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Spring Boot Deployment With Systemd

Have you ever wondered, how a Spring Boot is deployed on a Linux system? Well, let's look at it how exactly.
-- By Jan
February 03, 2022
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Photo by Markus Spiske. Unsplash

There are many options, how to deploy a Spring Boot application. One of them is via a systemd.

Systemd stands for system and service manager in Linux operating systems. Many of systemd service files are located inside /etc/systemd directory. For a Spring Boot application we will use a directory system, i.e. /etc/systemd/system. So let's create our service file in there first. For our purpose of this tutorial, we will name it as spring-boot.service.

Description=Spring Boot app
After=syslog.target network.target

ExecStart=/usr/bin/java -jar /webapps/spring/spring-boot.jar

# Sandboxing


Let's explain a little what all of those sections mean:

Unit section

We added network.target to our Spring Boot service file beside syslog.target because we expect our app to be a web app, so an accessible network is required. A service will be launched with already available network as it depends on it.

Service section

Inside our Service section we added a custom user spring with his own group already created in our linux system specifically for this app. It is a good security measure to have a separated user for services that have much less privileges than other users.

ExecStart options is probably self explanatory and contains what should be executed. If it is necessary, we can even add some other jvm options, like -XX:MaxRAM=2G to decrease maximum RAM usage for our service or other specific parameters for our Spring Boot app.

SuccessExitStatus option needs to be set to 143 which is a common value for java apps when they are exiting without a failure. Otherwise our service would catch it as a failure and restart again.

WorkingDirectory is important if we expect some working with data within our app where our .jar file resides and our app uses relative paths. Or maybe we have an application.properties file beside our .jar file which needs to be automatically read on start time.

Restart option is set to on-failure. Our app is a web app, so we need it to be up and running again, in case some failure occurs. Problem is, if a failure occurs on start-up, it restarts again in a loop. There are other options, like StartLimitIntervalSec or StartLimitBurst which can prevent a never ending restart loop from happening. If a service achieves limit of StartLimitBurst within StartLimitIntervalSec, the service won't be started again.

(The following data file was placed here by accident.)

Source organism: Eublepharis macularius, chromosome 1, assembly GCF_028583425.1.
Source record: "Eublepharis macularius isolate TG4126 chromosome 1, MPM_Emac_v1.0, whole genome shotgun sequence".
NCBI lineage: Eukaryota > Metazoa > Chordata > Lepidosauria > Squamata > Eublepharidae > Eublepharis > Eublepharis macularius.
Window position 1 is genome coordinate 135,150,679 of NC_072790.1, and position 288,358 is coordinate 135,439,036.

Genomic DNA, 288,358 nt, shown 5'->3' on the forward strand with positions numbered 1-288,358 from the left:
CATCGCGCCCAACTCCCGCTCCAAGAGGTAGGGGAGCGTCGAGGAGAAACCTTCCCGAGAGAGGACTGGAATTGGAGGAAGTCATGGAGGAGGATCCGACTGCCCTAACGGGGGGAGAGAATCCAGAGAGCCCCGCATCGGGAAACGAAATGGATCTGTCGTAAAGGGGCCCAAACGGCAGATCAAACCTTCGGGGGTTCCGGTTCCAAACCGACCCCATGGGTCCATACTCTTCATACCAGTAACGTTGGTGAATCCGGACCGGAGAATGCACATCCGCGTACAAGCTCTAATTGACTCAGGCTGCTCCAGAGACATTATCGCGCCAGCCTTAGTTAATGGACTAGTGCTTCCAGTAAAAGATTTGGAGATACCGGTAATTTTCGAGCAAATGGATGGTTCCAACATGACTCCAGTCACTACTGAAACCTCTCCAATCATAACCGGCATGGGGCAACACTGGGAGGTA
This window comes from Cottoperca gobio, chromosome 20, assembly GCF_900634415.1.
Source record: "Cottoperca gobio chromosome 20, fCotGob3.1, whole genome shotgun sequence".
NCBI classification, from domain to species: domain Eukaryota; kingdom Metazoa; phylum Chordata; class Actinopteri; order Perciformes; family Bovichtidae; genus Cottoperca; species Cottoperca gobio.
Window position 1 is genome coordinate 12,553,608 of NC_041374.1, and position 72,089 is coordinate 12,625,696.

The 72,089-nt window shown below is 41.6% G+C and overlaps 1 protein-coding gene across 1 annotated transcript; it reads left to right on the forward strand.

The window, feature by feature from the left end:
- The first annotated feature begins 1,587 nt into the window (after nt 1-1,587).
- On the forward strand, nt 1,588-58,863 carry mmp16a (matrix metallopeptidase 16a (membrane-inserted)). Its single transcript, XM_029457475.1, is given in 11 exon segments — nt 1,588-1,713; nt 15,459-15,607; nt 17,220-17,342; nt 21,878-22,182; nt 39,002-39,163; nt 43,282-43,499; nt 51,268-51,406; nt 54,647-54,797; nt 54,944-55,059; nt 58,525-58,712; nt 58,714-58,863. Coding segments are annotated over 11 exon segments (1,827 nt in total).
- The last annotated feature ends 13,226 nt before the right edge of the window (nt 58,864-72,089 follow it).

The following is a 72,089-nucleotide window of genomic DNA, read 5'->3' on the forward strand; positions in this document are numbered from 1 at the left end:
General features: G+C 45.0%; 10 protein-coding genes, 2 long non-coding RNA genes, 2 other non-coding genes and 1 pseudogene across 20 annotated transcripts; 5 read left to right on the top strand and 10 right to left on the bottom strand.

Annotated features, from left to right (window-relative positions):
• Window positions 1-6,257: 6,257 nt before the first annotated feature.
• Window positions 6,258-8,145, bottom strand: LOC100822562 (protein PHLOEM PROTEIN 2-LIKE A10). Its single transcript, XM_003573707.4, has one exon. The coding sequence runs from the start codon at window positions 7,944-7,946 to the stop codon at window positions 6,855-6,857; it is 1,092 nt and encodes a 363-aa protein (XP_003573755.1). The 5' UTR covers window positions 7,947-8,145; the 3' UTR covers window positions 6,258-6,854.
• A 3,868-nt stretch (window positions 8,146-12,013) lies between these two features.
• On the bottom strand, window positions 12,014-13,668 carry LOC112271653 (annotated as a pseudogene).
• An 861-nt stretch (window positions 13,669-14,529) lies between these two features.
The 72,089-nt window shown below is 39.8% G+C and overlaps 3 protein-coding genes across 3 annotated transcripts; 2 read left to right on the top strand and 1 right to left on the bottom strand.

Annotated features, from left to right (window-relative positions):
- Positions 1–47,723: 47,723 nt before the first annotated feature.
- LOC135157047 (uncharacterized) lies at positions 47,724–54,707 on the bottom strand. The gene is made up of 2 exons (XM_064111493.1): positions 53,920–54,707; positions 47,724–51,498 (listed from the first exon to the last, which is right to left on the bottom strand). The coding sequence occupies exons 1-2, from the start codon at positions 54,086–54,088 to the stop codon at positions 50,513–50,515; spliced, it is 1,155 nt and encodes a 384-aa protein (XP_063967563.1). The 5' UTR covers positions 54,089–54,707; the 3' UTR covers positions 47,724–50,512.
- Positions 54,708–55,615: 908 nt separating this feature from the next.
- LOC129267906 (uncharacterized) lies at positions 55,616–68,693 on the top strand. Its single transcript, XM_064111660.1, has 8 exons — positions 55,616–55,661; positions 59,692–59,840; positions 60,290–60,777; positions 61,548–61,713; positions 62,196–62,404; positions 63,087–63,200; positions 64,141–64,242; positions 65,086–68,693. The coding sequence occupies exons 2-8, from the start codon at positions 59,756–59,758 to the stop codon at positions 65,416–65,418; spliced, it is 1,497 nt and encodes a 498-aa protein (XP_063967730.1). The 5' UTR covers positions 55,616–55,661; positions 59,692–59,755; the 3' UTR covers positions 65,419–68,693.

ProtectSystem and ProtectHome are some important security hardening features. ProtectSystem with a value of strict mounts the whole file system hierarchy (/etc, /usr, /boot, etc.) as read-only and ProtectHome with a value of true prevents accesibility to /home, /root and /run/user directories. Our app is inside /webapps directory, so we don't need access to /home directory or other sensitive directories.

ReadWritePaths option specifies paths that can be writable and accessible by service, which were prohibited by our ProtectSystem=strict option. If we create a functionality to upload files and store them somewhere, this is the option to specify a writable directory to store those data.

Install section

WantedBy option specifies a unit after which this service will be started. It actually allows us to call systemctl enable spring-boot.service which then starts this service after boot automatically.

Applying configuration

After creating and saving our service file, the last thing we need to do, is to execute systemctl daemon-reload to reload all service configurations and start our service via systemctl start spring-boot.service. To be able for our service to start on boot, we can enable it via systemctl enable spring-boot.service.

For more information about options for systemd service file, you can open manual entries via man systemd.exec, man systemd.service or man systemd.unit on a linux system.

So that's it! A custom functional service file for our java app with hardening options for a better security. Neat!